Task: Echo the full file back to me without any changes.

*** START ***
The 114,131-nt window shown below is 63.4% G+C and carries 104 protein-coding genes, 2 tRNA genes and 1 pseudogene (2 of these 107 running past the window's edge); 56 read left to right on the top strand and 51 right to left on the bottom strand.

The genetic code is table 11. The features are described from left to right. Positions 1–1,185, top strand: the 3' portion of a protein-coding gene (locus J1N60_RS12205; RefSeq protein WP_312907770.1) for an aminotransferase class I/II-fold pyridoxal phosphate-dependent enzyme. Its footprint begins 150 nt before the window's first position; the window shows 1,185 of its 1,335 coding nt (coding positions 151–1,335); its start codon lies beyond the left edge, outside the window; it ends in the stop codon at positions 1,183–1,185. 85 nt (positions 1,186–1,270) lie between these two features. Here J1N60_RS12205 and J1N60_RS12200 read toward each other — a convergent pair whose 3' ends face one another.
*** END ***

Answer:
The 114,131-nt window shown below is 63.4% G+C and carries 104 protein-coding genes, 2 tRNA genes and 1 pseudogene (2 of these 107 running past the window's edge); 56 read left to right on the top strand and 51 right to left on the bottom strand.

The genetic code is table 11. The features are described from left to right. Positions 1–1,185, top strand: the 3' portion of a protein-coding gene (locus J1N60_RS12205; RefSeq protein WP_312907770.1) for an aminotransferase class I/II-fold pyridoxal phosphate-dependent enzyme. Its footprint begins 150 nt before the window's first position; the window shows 1,185 of its 1,335 coding nt (coding positions 151–1,335); its start codon lies beyond the left edge, outside the window; it ends in the stop codon at positions 1,183–1,185. 85 nt (positions 1,186–1,270) lie between these two features. Here J1N60_RS12205 and J1N60_RS12200 read toward each other — a convergent pair whose 3' ends face one another.